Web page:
Almost half of the LIRR's 19 escalators are shut down because of safety concerns uncovered during a review triggered by the March death of an 88-year-old woman on a Lindenhurst station escalator.
Workers have been replacing several major components, making repairs and installing new safety technology on 10 of the 19 escalators, some of which are nearly 30 years old, said Joe Calderone, vice president of customer service for the Long Island Rail Road. One of the escalators under repair has been reopened while work continues on the other nine.
"The escalators were taken out of service for safety reasons, and they cannot be put back in service until we are confident that all features, including new safety enhancements, are working properly," Calderone said in a statement. "Safety is our No. 1 priority."
LIRR officials have said escalators have a useful life of about 20 years. The LIRR also has plans to replace its 12 oldest escalators over the next four years -- including some of those taken out of service for the short-term fixes.
Calderone said the agency was working to have all or most of the escalators at eight LIRR stations back in service by September. The west escalator in Hicksville was returned to service Saturday night. Of the eight stations with escalators out of service, five have working elevators.
The LIRR started a review of its escalators after the March 13 death of Irene Bernatzky, who fell on the up escalator in Lindenhurst and was asphyxiated when a piece of her clothing got tangled in the machinery.
Most of the other escalators were shut down during the spring, inconveniencing riders who have to climb and descend dozens of steps each day.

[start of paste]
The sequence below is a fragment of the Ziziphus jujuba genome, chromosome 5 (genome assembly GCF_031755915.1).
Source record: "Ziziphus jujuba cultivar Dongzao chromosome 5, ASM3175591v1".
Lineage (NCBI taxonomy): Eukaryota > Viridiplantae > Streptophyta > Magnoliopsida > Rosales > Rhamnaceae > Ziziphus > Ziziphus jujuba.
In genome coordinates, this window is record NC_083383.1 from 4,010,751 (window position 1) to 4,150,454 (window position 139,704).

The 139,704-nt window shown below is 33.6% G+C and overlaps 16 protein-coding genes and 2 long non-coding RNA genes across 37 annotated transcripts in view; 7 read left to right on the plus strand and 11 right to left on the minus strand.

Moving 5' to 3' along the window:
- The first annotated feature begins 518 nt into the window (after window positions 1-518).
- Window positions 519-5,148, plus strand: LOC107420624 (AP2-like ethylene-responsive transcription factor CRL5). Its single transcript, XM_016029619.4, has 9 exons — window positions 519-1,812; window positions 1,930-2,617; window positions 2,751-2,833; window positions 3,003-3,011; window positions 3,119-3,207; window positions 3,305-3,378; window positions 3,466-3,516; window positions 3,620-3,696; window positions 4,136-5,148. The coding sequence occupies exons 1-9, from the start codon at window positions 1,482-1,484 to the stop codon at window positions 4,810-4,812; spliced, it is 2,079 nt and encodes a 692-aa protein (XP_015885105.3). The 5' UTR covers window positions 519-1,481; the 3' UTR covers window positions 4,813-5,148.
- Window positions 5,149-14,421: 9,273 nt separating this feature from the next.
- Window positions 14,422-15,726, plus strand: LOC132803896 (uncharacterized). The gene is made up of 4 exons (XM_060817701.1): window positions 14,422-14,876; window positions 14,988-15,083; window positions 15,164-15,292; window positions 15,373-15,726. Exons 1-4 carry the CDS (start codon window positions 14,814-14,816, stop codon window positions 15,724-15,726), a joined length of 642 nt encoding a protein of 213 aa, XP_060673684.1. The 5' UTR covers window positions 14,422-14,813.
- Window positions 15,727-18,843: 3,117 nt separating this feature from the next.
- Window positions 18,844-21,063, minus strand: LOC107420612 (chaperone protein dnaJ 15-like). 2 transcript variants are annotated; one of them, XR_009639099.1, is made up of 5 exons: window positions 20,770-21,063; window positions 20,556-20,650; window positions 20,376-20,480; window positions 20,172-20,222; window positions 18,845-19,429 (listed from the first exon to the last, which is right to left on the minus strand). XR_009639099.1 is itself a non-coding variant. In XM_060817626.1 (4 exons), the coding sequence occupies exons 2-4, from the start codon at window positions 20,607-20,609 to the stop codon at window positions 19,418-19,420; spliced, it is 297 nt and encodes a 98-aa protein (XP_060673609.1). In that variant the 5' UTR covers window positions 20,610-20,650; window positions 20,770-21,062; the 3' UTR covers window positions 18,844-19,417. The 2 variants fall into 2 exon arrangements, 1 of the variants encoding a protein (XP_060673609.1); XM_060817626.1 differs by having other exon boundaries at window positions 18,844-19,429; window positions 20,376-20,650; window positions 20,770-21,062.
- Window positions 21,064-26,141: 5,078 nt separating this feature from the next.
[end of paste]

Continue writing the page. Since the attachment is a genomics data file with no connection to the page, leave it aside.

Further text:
"It's absolutely ridiculous," said Billy Fischer, 33, of Lindenhurst, a steam fitter who commutes into Penn Station every workday. "You pay $300 a month [for a commuter ticket] and that's what you get."
Calderone said the new escalator maintenance vendor hired in May, Brooklyn-based Nouveau Elevator Industries, inspected all the escalators and discovered more problems than the LIRR initially anticipated.
Inspectors found many old and worn parts that had to be replaced. The pace of the repair work depends on the delivery of parts, some of which had to be ordered from Canada and Germany, Calderone said.
All the escalators being renovated are getting new safety switches, a brake assembly for emergency stops, handrails and comb plates for the top and bottom landings.
The LIRR is also making safety upgrades on its 12 oldest escalators -- including the 10 taken out of service. They include new sensors at the bottom and side of the moving stairs that will detect when an object gets caught and will shut down the machine's movement. Technology that will eventually allow the LIRR to remotely monitor all of its escalators also is being installed.
Mildred Eckert, 78, said she looks forward to the safety improvements, but questioned why it's taking so long. Eckert, of Marlboro, N.J., takes the LIRR to visit her son in Lindenhurst.
"It's the first thing I asked him [on a recent trip]: 'Did they ever fix that damn escalator?' " said Eckert, who said she suffers from chronic obstructive pulmonary disease, a respiratory condition. "I've got to stop every three steps."
LIRR officials said they realize the simultaneous escalator outages are inconvenient, but they wanted to address safety concerns as soon as possible. They said the LIRR's website provides information about which stations have working elevators and escalators.
Railroad officials did not have a cost estimate for the work, but Calderone said it was considerably more than the LIRR originally estimated.
The agency also has hired four people to staff its new escalator and elevator oversight unit, Calderone said.
When the LIRR completes all of its planned escalator replacements, the oldest ones will be in Valley Stream and Lynbrook, both of which were installed in 2003.